Up to 220 new schools need to be built in Victoria in the next decade to cope with an explosion in student numbers, research has warned.
But despite the alarming statistics, for the first time in 15 years, not a single new state school will open its doors to students when class returns next week.
Victorian schools must absorb 190,000 extra students between 2016 and 2026, according to an analysis prepared for Fairfax Media by the Grattan Institute.
This will mean 7200 extra classrooms and teachers, and between 140 to 220 new government and non-government schools.
“To have no state schools opening this year is disgraceful,” Australian Education Union Victorian branch president Meredith Peace said.
Many state schools are already feeling the squeeze and have crammed portables into their playgrounds to accommodate extra students. Others are turning away families, running classes in halls and storerooms and staggering lunchtime so there’s enough space for children to play.
Ms Peace said portable classrooms were being shifted across the state at an unprecedented and unacceptable rate. She said the Andrews government had made a good start by doubling the previous Liberal government’s spending on school infrastructure, but more investment was needed to keep up with the state’s ballooning student population.
Using 2015 population forecasts, the Grattan Institute found that more than half the extra students would live in just nine local government areas, with the crush felt most acutely in inner city suburbs and the outer growth corridor.
The City of Melbourne is facing the most severe schools shortage among inner-city municipalities, and is set to experience a 62.9 per cent increase in school-aged children in the next decade – or almost 7500 extra students.
It’s a situation that Denise Fung-Henderson – who is involved in lobby group City Schools 4 City Kids – knows all too well.
She moved to the Docklands eight years ago when her son was born, and hoped a school would be built in the area by the time he started prep.
But despite promises from successive state governments, there is still no school.
All other state primary schools in neighbouring suburbs are full so her children Will, 8, and Poppy, 6, attend a Catholic school in South Melbourne.
“We pay taxes, we pay council rates. Why are we not provided with the choice?” she said. “We should be provided with a government primary and secondary school.”
In Wyndham, the fastest growing Victorian municipality, 100 new classrooms will be needed every year over the next decade to accommodate almost 27,000 extra students.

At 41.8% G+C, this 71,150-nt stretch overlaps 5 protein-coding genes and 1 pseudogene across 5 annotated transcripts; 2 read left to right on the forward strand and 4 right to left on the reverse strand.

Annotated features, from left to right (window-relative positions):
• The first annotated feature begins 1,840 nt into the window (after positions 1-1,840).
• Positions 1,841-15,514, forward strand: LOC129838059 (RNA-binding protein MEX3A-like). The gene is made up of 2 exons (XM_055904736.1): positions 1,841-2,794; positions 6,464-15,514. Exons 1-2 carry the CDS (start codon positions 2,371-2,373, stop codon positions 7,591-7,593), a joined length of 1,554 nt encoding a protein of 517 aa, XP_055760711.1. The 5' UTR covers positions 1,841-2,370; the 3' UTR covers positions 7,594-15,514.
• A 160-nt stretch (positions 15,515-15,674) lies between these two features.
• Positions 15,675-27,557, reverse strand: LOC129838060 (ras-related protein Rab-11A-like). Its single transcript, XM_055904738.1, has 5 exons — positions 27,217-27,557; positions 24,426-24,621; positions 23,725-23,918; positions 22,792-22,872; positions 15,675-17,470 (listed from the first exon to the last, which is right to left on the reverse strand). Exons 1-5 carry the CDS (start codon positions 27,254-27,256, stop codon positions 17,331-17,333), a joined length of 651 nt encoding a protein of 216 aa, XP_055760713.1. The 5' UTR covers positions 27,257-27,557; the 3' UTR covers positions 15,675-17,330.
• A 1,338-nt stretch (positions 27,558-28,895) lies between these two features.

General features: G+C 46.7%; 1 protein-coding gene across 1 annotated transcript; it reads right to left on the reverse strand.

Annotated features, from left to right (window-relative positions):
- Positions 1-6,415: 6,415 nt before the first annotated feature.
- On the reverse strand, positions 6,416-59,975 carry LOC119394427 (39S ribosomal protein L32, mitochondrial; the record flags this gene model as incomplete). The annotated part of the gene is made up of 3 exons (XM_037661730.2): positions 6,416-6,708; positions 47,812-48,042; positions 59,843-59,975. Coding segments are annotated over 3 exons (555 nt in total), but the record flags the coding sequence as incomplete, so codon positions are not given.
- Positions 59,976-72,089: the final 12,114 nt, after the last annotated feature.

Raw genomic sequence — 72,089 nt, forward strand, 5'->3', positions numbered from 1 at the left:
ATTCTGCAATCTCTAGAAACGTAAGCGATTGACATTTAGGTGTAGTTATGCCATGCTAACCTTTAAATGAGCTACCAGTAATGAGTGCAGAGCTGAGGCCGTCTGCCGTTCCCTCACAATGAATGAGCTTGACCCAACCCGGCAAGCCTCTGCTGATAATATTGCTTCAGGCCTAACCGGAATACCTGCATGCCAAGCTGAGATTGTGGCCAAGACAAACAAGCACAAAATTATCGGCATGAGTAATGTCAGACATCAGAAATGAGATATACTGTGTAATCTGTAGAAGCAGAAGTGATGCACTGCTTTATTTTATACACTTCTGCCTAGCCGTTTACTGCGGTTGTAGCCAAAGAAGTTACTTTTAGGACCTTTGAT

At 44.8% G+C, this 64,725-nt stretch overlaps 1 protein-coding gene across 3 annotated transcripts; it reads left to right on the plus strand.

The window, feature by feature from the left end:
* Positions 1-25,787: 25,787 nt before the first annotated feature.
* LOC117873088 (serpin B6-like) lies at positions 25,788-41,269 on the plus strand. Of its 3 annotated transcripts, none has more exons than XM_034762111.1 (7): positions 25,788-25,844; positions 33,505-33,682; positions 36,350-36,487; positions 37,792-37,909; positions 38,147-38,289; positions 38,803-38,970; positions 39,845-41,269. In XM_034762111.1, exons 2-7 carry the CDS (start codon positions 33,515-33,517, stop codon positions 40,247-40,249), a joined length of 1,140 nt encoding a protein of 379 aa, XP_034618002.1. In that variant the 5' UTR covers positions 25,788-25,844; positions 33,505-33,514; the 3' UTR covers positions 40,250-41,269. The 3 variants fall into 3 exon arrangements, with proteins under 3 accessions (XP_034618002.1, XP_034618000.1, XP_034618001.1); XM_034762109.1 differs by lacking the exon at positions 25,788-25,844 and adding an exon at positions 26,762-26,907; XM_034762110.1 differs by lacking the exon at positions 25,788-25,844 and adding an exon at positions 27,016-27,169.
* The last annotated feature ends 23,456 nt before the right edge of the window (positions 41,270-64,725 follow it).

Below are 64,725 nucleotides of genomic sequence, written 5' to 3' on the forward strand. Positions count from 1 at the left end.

The Grattan Institute’s Dr Peter Goss said successive governments had been caught “on the hop” by this population growth and good, long-term planning was needed.
“This is not just a temporary situation that will work through the system. It requires permanent solutions, not just ever more portables.”
He said a baby boom that started in about 2006 had already hit primary schools, and would impact secondary schools from 2018.
A spokesman for Education Minister James Merlino said the state government had dozens of new schools in the pipeline and was “working to address the issues created by the Liberals’ chronic under-investment”.
He blamed the fact that not a single new state school will open in 2016 on the former state government’s under-investment.
Fifteen new state schools are expected to open in 2017 and 2018, with the majority of these built under a public-private partnership and located in growth corridor suburbs including Point Cook.
Inner-city schools in the pipeline include South Melbourne (Ferrars Street) Primary School, Beaumaris High School, Richmond Secondary School, Prahran Secondary School and South Melbourne Park Primary School.
It is understood that Education Department data suggests that 50 new state schools will be needed in the next decade, with many existing schools able to accommodate extra students.
Cate Hall, a spokeswoman for Our Children Our Schools, an alliance of 22 public school lobby groups, said many parents were travelling great distances because they had no local state schools.
New schools should be provided according to need, rather than political expediency, she said.
Opposition education spokesman Nick Wakeling said the Premier had no plans to build for Victoria’s future education needs. “Victoria’s population is growing by 100,000 a year but the only new schools Daniel Andrews will be opening are those funded by the Coalition.”